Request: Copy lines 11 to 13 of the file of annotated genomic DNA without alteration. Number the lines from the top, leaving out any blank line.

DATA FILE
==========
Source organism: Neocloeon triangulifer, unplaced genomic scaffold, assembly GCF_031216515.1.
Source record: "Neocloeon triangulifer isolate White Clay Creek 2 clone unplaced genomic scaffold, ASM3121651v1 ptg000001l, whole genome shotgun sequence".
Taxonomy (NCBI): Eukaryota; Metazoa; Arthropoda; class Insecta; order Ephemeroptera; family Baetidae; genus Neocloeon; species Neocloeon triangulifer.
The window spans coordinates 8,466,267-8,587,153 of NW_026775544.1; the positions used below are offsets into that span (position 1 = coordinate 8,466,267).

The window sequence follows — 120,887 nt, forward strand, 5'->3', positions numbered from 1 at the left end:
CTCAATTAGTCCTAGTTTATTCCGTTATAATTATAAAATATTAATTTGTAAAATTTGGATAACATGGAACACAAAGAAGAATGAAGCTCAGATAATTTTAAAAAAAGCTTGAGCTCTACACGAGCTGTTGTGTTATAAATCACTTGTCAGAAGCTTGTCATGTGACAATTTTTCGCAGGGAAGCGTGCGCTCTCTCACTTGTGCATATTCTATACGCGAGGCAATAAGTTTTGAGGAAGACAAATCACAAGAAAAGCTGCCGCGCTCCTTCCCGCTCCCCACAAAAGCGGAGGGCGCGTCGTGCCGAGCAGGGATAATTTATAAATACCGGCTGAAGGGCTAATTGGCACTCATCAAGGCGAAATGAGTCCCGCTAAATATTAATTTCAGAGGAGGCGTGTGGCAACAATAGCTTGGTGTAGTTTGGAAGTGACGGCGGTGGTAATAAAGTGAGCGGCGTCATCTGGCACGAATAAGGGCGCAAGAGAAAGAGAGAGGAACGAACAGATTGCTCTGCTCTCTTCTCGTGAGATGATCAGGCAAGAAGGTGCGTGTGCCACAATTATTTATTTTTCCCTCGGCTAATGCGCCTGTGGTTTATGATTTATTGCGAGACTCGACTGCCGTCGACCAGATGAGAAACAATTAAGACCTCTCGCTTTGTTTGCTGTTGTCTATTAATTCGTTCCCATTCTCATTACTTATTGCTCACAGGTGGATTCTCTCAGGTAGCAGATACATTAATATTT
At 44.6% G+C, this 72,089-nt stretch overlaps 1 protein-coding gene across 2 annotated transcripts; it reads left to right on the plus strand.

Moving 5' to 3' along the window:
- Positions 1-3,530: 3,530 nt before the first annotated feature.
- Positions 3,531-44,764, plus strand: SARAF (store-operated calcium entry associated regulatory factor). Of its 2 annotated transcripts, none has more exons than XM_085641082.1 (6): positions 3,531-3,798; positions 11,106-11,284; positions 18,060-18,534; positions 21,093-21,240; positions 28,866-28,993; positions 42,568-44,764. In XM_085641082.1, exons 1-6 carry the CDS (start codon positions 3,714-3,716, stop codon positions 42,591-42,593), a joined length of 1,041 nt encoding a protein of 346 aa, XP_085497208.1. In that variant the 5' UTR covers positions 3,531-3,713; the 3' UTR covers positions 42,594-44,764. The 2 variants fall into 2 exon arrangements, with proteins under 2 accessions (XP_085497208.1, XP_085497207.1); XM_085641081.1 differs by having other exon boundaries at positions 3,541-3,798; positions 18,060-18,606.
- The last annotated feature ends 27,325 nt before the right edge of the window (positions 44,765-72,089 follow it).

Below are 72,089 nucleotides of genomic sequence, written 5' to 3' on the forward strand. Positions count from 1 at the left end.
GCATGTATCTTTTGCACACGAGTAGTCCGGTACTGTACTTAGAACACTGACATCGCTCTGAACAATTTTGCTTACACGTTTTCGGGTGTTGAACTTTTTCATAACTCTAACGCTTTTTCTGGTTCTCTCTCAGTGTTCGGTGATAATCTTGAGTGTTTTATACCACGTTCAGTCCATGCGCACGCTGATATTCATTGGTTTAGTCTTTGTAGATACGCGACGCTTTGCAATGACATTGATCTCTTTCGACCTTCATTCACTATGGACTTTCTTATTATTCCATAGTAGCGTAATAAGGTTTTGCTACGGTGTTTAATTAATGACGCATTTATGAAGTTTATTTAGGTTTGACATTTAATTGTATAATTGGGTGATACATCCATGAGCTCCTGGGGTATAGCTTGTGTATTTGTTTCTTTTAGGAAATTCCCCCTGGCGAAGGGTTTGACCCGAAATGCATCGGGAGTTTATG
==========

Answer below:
- The last annotated feature ends 27,325 nt before the right edge of the window (positions 44,765-72,089 follow it).

Below are 72,089 nucleotides of genomic sequence, written 5' to 3' on the forward strand. Positions count from 1 at the left end.
GCATGTATCTTTTGCACACGAGTAGTCCGGTACTGTACTTAGAACACTGACATCGCTCTGAACAATTTTGCTTACACGTTTTCGGGTGTTGAACTTTTTCATAACTCTAACGCTTTTTCTGGTTCTCTCTCAGTGTTCGGTGATAATCTTGAGTGTTTTATACCACGTTCAGTCCATGCGCACGCTGATATTCATTGGTTTAGTCTTTGTAGATACGCGACGCTTTGCAATGACATTGATCTCTTTCGACCTTCATTCACTATGGACTTTCTTATTATTCCATAGTAGCGTAATAAGGTTTTGCTACGGTGTTTAATTAATGACGCATTTATGAAGTTTATTTAGGTTTGACATTTAATTGTATAATTGGGTGATACATCCATGAGCTCCTGGGGTATAGCTTGTGTATTTGTTTCTTTTAGGAAATTCCCCCTGGCGAAGGGTTTGACCCGAAATGCATCGGGAGTTTATG